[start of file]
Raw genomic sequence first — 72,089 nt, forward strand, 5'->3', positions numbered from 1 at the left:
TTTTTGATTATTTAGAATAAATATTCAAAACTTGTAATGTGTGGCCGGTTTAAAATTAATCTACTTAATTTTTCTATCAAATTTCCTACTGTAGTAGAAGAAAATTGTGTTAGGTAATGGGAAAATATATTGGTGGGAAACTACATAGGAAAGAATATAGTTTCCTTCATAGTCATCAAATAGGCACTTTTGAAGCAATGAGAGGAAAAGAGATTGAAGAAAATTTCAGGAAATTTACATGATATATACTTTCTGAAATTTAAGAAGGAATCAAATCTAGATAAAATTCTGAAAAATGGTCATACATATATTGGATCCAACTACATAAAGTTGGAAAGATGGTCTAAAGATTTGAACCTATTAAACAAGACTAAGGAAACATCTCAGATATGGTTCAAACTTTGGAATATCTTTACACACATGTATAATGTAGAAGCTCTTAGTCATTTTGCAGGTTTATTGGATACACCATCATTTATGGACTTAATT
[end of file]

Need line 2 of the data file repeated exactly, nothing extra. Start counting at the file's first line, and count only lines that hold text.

TTTTTGATTATTTAGAATAAATATTCAAAACTTGTAATGTGTGGCCGGTTTAAAATTAATCTACTTAATTTTTCTATCAAATTTCCTACTGTAGTAGAAGAAAATTGTGTTAGGTAATGGGAAAATATATTGGTGGGAAACTACATAGGAAAGAATATAGTTTCCTTCATAGTCATCAAATAGGCACTTTTGAAGCAATGAGAGGAAAAGAGATTGAAGAAAATTTCAGGAAATTTACATGATATATACTTTCTGAAATTTAAGAAGGAATCAAATCTAGATAAAATTCTGAAAAATGGTCATACATATATTGGATCCAACTACATAAAGTTGGAAAGATGGTCTAAAGATTTGAACCTATTAAACAAGACTAAGGAAACATCTCAGATATGGTTCAAACTTTGGAATATCTTTACACACATGTATAATGTAGAAGCTCTTAGTCATTTTGCAGGTTTATTGGATACACCATCATTTATGGACTTAATT